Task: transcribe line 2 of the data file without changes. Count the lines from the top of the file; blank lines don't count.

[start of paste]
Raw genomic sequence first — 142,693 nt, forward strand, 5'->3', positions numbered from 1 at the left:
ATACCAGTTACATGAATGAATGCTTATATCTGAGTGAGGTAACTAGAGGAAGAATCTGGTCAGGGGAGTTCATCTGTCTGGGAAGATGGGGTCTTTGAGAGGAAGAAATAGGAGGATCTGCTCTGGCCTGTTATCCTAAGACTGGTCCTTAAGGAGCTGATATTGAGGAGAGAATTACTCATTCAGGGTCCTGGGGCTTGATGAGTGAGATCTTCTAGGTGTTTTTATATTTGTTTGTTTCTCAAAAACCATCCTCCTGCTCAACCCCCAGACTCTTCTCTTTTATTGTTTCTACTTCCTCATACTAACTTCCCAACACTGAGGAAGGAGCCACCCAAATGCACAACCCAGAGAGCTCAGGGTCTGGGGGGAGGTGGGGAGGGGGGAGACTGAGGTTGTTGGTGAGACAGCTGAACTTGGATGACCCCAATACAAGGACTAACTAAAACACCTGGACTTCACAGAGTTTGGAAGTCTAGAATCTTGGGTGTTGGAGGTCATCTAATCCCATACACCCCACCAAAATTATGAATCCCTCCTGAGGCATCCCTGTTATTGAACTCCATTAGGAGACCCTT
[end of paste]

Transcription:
ATACCAGTTACATGAATGAATGCTTATATCTGAGTGAGGTAACTAGAGGAAGAATCTGGTCAGGGGAGTTCATCTGTCTGGGAAGATGGGGTCTTTGAGAGGAAGAAATAGGAGGATCTGCTCTGGCCTGTTATCCTAAGACTGGTCCTTAAGGAGCTGATATTGAGGAGAGAATTACTCATTCAGGGTCCTGGGGCTTGATGAGTGAGATCTTCTAGGTGTTTTTATATTTGTTTGTTTCTCAAAAACCATCCTCCTGCTCAACCCCCAGACTCTTCTCTTTTATTGTTTCTACTTCCTCATACTAACTTCCCAACACTGAGGAAGGAGCCACCCAAATGCACAACCCAGAGAGCTCAGGGTCTGGGGGGAGGTGGGGAGGGGGGAGACTGAGGTTGTTGGTGAGACAGCTGAACTTGGATGACCCCAATACAAGGACTAACTAAAACACCTGGACTTCACAGAGTTTGGAAGTCTAGAATCTTGGGTGTTGGAGGTCATCTAATCCCATACACCCCACCAAAATTATGAATCCCTCCTGAGGCATCCCTGTTATTGAACTCCATTAGGAGACCCTT